Study Start Date : July 2014
Actual Primary Completion Date : November 2017
Actual Study Completion Date : January 2018

Resource links provided by the National Library of Medicine

MedlinePlus related topics: Mood Disorders

Arm Intervention/treatment
Active Comparator: Educational Control
Patients will receive their usual care from providers at their clinic. They will also receive in the mail a self-guided workbook.
Other: Educational Control
Experimental: Chronic Care Model for Mood Disorders
Life Goals Collaborative Care
Behavioral: Chronic Care Model for Mood Disorders
The mood disorders CCM intervention ("Life Goals Collaborative Care") consists of: (a) a web-based patient self-management skills enhancement (CCM-1), (b) enhanced information flow and continuity of care via a care manager (CCM-2), and (c) decision support, or situation-specific evidence-based clinical practice guideline recommendations for providers (CCM-3). The CCM will be implemented utilizing telephonic contact with patients and providers by an Aetna care managers.The care managers will also use the Life Goals web portal as a guide for each session.
Other Name: Life Goals Collaborative Care




Primary Outcome Measures :
  1. Health-related Quality of Life, as Measured by the Mental Health Component Score [ Time Frame: 12-months ]
    Mental Health Quality of Life was measured using the 12-item Short Form Survey (SF-12). The SF-12 has a scale range of 0-100 with higher values representing better outcomes.

  2. Mood Disorder Symptoms, as Measured by the Patient Health Questionnaire (9-question) [ Time Frame: 12-months ]
    Mood disorder symptoms were measured using the Patient Health Questionnaire (9-question). The PHQ-9 has a scale range of 0-27 with lower values representing better outcomes.



Information from the National Library of Medicine

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Ages Eligible for Study:   21 Years to 99 Years   (Adult, Older Adult)
Sexes Eligible for Study:   All
Accepts Healthy Volunteers:   No
Criteria

Inclusion Criteria:

  • Currently covered by Aetna's HMO or preferred provider products (for whom Aetna provides mental and medical inpatient, outpatient, and pharmacy benefits) for at least 6 months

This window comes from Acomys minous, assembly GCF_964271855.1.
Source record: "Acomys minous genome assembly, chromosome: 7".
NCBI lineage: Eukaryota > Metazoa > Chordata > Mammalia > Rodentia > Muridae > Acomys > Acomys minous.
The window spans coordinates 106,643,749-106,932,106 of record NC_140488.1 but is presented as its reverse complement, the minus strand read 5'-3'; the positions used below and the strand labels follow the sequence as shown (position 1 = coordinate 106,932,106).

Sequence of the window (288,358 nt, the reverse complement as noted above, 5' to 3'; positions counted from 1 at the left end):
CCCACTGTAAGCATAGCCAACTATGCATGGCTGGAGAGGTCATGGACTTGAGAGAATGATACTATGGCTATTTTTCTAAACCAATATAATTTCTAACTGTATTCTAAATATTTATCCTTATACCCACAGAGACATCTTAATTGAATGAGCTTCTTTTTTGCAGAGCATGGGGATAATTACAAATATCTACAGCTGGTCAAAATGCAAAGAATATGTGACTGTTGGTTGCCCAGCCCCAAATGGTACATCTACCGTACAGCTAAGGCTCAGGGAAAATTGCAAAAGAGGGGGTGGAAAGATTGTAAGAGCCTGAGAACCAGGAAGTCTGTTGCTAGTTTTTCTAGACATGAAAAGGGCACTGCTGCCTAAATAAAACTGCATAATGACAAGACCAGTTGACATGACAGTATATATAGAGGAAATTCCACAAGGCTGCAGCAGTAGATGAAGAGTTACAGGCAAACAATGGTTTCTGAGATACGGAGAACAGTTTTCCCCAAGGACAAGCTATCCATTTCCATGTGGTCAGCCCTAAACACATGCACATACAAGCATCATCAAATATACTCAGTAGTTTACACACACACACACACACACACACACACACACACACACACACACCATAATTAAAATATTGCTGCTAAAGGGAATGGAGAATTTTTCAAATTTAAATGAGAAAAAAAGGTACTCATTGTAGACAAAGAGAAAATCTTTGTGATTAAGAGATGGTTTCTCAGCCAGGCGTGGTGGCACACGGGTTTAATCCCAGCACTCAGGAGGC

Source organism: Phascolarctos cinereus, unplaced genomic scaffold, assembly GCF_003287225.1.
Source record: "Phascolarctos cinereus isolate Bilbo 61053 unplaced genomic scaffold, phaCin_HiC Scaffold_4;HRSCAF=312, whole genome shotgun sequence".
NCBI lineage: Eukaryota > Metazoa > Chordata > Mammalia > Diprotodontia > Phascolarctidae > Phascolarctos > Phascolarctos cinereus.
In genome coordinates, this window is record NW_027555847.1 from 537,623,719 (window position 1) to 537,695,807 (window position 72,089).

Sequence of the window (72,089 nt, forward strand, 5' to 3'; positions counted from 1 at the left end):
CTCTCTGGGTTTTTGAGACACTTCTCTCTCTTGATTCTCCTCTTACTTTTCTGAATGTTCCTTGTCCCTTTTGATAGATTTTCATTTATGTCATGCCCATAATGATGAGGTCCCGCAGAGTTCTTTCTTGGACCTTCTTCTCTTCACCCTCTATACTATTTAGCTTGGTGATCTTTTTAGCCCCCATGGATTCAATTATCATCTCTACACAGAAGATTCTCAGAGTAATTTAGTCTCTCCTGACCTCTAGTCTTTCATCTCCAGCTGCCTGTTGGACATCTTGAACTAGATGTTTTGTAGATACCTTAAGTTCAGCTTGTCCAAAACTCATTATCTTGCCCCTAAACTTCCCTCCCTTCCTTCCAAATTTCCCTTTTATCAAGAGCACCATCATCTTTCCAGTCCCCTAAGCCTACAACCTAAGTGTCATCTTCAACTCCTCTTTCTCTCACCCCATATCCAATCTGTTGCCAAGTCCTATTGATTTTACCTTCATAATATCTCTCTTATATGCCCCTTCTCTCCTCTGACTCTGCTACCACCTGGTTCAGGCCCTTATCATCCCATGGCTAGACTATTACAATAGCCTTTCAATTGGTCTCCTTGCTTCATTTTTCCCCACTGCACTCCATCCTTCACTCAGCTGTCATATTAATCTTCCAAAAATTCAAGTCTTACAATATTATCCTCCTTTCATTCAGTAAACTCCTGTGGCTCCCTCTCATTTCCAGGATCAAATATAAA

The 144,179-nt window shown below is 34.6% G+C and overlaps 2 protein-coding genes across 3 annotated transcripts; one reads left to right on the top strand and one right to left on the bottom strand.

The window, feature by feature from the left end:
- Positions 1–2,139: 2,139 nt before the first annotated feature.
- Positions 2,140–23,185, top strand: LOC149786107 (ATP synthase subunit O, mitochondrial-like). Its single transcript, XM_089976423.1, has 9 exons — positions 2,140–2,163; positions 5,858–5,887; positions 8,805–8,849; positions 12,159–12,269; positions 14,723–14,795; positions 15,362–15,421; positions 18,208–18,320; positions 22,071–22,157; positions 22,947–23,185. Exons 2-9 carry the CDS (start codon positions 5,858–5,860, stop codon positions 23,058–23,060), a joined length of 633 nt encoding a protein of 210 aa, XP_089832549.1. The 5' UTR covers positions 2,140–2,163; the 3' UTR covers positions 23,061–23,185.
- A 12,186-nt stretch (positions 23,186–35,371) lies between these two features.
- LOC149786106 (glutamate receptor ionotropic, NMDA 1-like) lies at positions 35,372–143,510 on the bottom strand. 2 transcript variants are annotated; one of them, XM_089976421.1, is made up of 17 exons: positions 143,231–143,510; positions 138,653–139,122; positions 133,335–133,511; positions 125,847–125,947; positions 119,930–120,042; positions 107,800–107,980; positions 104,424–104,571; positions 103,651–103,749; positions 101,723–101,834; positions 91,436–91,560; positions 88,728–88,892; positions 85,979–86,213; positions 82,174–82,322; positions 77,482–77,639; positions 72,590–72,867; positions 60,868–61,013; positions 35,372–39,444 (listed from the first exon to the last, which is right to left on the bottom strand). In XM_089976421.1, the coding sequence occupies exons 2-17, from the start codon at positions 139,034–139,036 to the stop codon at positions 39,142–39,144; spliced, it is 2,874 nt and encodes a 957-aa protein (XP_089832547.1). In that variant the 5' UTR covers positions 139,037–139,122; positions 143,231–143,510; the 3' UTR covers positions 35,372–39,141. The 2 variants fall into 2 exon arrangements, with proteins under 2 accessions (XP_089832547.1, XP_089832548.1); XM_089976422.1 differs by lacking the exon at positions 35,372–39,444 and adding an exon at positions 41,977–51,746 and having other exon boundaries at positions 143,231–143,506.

• Recent (past 6-month) hospitalization for an acute psychiatric or partial hospital unit with a manic or depressive episode and confirmation of mood disorder diagnosis in the medical record (presence of one inpatient or two outpatient ICD-9 codes: 296.1x-296.8x in previous 6 months)
  • Ability to speak and read English and provide informed consent
  • Current principal outpatient prescribing provider is a solo practitioner or in a practice with <=3 providers.

Exclusion Criteria:

  • No active substance intoxication
  • No acute medical illness or dementia

Information from the National Library of Medicine

To learn more about this study, you or your doctor may contact the study research staff using the contact information provided by the sponsor.

Please refer to this study by its ClinicalTrials.gov identifier (NCT number): NCT02041962


Locations
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United States, Michigan
University of Michigan
Ann Arbor, Michigan, United States, 48109
Sponsors and Collaborators
University of Michigan
Agency for Healthcare Research and Quality (AHRQ)
Investigators
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Principal Investigator: Amy M Kilbourne, PhD, MPH University of Michigan
  Study Documents (Full-Text)

Documents provided by Amy M. Kilbourne, University of Michigan:
Publications automatically indexed to this study by ClinicalTrials.gov Identifier (NCT Number):
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Responsible Party: Amy M. Kilbourne, Professor, University of Michigan
ClinicalTrials.gov Identifier: NCT02041962    
Other Study ID Numbers: R18HS021425-01A1 ( U.S. AHRQ Grant/Contract )
First Posted: January 22, 2014    Key Record Dates
Results First Posted: April 16, 2019
Last Update Posted: April 23, 2019
Last Verified: April 2019
Keywords provided by Amy M. Kilbourne, University of Michigan:
Care Management
Chronic Care Model
Mood Disorders
Additional relevant MeSH terms:
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Bipolar Disorder
Bipolar and Related Disorders
Mental Disorders